Tag: Armenia

Russia Brags About Bombing Syrian Hospital To Prove ‘Iskander’ Works

Armenia’s Prime-Minister Nikol Pashinyan shocked the Russian Defense Ministry when he complained about the Iskander-E missile system’s ineffectiveness in a public interview (23 February 2021). PM Pashinyan said that the Iskander missiles launched…

Armenia’s Prime-Minister Nikol Pashinyan shocked the Russian Defense Ministry when he complained about the Iskander-E missile system’s ineffectiveness in a public interview (23 February 2021). PM Pashinyan said that the Iskander missiles launched during the short war with Azerbaijan over the Nagorno-Karabakh region “didn’t explode or maybe 10 percent of them exploded.” When asked why the Iskander disappointed, Pashniyan hinted at the missile’s old age: “I don’t know… maybe they were weapons from the ‘80s.”

“IT WORKS JUST FINE”

In response to Pashiynan’s claims, Russia has released a video montage showing two successful Iskander strikes – both ballistic and cruise missile variants – in Syria. But instead of clearing the Iskander’s name, Russia has inadvertently proved that it has targeted hospitals – an allegation that Moscow has perpetually disputed despite evidence to the contrary from open-source investigations (e.g. New York Times) and even the United Nations (UN). 

The second clip from the compilation shows an Iskander missile hitting an H-shaped building. Twitter user and geolocation wizard @obretix identified the target as a hospital in Azaz, near the Turkish border. While the footage is undated, the attack seems to match reports from early 2016 about an unclaimed strike on Azaz hospital. 

HOSPITAL ATTACK TOOK PLACE IN EARLY 2016

An Airwars assessment from 19 January 2016, quoting two Syrian sources, informs: “Russian forces targeted the town of Azaz with two ballistic missiles, causing the death of one civilian and injury of several others.”

A Reuters report from 15 Feb 2016 similarly mentions an unattributed missile strike on a “hospital and school sheltering refugees in Azaz, Syria,” quoting local residents and medics. A Physicians Across Continents (PAC) Facebook post corroborates the Reuters report and describes an airstrike on Azaz hospital.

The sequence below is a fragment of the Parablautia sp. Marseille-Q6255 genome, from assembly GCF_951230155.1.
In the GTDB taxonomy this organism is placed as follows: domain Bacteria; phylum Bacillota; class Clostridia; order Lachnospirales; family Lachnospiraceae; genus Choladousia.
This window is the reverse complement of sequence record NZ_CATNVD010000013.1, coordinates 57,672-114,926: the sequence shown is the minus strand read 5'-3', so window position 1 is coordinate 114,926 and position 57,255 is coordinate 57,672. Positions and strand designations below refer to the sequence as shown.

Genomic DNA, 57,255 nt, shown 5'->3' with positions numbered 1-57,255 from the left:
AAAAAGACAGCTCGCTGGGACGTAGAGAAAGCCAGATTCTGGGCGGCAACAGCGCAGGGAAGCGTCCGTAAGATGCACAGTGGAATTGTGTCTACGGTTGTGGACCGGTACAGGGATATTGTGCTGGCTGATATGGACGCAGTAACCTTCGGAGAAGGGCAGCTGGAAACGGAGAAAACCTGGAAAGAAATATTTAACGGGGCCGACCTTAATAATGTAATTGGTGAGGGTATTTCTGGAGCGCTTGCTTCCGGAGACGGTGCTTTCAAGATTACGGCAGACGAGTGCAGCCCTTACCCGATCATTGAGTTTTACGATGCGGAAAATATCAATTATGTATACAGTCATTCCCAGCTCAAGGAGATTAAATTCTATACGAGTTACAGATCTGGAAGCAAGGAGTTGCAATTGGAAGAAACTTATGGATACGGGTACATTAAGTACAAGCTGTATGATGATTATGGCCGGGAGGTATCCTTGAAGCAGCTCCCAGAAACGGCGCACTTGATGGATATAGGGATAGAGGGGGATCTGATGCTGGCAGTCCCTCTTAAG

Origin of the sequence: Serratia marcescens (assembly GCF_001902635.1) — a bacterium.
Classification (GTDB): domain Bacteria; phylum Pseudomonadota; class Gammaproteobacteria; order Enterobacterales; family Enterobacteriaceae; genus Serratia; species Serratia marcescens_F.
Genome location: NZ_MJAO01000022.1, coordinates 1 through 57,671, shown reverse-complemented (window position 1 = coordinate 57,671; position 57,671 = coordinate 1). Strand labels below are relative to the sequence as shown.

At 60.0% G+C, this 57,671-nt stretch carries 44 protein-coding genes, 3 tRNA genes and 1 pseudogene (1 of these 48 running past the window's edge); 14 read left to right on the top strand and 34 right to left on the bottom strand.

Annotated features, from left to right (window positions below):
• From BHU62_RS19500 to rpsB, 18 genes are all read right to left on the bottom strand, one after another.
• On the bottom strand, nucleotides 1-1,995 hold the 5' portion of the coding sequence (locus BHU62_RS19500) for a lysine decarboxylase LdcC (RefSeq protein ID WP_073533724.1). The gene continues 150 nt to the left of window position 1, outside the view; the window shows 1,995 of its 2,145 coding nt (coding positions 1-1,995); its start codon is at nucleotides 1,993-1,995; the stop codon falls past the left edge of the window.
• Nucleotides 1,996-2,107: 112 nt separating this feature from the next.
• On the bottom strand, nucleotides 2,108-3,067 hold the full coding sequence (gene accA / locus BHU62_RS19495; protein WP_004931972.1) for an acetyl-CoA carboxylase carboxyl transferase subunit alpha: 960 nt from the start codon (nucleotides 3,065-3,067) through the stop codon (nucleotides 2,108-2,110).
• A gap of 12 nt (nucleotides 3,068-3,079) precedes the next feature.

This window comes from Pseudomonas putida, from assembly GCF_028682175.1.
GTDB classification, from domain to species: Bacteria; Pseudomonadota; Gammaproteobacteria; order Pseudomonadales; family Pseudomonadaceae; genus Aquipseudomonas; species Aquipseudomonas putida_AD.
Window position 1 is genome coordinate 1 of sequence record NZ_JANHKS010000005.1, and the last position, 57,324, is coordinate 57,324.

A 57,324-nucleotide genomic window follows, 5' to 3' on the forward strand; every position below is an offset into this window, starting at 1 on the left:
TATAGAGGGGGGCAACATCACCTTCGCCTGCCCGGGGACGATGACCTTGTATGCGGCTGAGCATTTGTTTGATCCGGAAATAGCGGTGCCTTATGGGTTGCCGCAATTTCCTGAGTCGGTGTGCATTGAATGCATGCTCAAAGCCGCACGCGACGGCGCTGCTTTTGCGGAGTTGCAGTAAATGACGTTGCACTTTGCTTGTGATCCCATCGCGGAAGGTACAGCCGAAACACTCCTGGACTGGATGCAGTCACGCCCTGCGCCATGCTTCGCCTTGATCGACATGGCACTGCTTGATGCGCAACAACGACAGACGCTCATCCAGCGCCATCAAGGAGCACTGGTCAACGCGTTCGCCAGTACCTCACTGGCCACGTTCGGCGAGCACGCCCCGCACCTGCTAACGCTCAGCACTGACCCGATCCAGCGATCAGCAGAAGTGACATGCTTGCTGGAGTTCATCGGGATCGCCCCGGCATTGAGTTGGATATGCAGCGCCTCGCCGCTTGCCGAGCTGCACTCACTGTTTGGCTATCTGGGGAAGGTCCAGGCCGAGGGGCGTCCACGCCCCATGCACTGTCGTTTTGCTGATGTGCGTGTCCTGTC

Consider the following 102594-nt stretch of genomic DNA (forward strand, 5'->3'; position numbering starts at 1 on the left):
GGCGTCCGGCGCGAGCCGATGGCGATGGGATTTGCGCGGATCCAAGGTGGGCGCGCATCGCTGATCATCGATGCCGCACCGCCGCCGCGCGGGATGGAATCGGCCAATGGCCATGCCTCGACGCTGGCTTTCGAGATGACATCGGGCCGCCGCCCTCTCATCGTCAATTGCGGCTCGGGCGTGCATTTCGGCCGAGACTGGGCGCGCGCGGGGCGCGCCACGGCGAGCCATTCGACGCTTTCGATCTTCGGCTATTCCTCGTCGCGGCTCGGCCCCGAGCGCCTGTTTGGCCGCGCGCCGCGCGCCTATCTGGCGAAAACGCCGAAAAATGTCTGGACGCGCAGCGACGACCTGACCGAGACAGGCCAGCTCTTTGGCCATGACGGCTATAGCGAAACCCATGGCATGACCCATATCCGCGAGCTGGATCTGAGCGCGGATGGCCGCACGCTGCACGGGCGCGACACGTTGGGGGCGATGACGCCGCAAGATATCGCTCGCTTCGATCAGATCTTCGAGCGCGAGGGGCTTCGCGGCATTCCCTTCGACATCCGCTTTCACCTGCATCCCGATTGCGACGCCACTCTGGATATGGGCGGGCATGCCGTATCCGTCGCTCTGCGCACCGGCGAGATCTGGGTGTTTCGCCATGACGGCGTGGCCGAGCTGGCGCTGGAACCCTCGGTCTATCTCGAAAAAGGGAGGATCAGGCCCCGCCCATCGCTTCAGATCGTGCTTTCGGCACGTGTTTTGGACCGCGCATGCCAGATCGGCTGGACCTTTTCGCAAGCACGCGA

Sentinel-2 satellite imagery from that time is sparse and does not cover every day. However, when comparing imagery from 17 January vs. 16 February, there seems to be a “splash” mark on the impact area seen in the footage.

T-Intell retroactive battle-damage assessment of Iskander strike on Azaz hospital @ Sentinel 2 satellite images via Sentinel Hub and frame extracted from RIA footage

Google Earth Pro high-resolution imagery from 20 March 2016 shows the same area at Aziz hospital visibly scared.

Azaz Hospital on 20.3.2016 © Maxar Technologies via Google Earth Pro

In conclusion, Russia’s Iskander attack on the hospital took place before mid-March 2016, and very likely between 17 January and 16 February.

Turkey has since repaired and renovated the hospital, and it is now functional again. 

BACKFIRE

The Iskander is not the first Russian system that is publicly scrutinized. Observers, including T-Intelligence, have noted the ease with which Turkish drones managed to hunt down Russian-made Pantsir aerial defense systems in Syria and Libya. The Russian Defense Ministry is growing increasingly defensive about the effectiveness of its capabilities. However, with this latest “public relations” stunt, Russia has foremost proven that it bombs hospitals, not that the Iskander-E works. 

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Azerbaijan Adds Armenian S-300 to Kill List

Azerbaijan has destroyed an Armenian S-300PS air defense system (AIFC/NATO: SA-10 “Grumble”) on 17 September 2020. The Azeri Ministry of Defense has released footage of an air strike on at…

Azerbaijan has destroyed an Armenian S-300PS air defense system (AIFC/NATO: SA-10 “Grumble”) on 17 September 2020. The Azeri Ministry of Defense has released footage of an air strike on at least two entities consistent with S-300 tractor erector launchers (TELs). The blast radius indicates that Azerbaijan has used a heavy payload, possibly the Israeli ballistic missile LORA. 

Geolocation puts the strike location in Syunik province in southeastern Armenia. The attack marks another direct engagement between Armenia and Azerbaijan outside of the disputed Nagorno-Karabakh region. 

STRIKE THREE?

This is the third time that Azerbaijan has neutralized Armenian S-300 hardware components in the past month. On 29 September, a video of what appears to be an S-300 TEL in the crosshairs of a drone was leaked online. The footage does not show the actual strike, but the target was geolocated near Xankendi, Nagorno-Karabakh – a known S-300 site. 

On October 10, the Azeri military released several videos showing the destruction of various S-300 hardware components, including two 36D6 “Tin Shield” radars and one 5P85 TEL, based in Kaghnut, Armenia. One of the radars was active and spinning during the attack. 

STRATEGIC IMPLICATIONS

The persistent targeting of Armenia’s S-300 marks a clear change in Azerbaijan’s mission objectives. After successfully employing drone warfare in Nagorno Karabakh to clear out Armenian frontline positions, Azerbaijan is now knocking down the door of Armenia’s airspace and weakening Yerevan’s defensive position. 

Armenia’s strategic deterrent depends on the notorious Iskander ballistic missile system (SS-26 “Stone ‘) for offense and the S-300 for defense. The collapse of one of these assets would significantly weaken Armenia’s hand. 


This article was made using Open-Source Intelligence (OSINT) tools and techniques. Learn how to do that too on Knowmad OSINT

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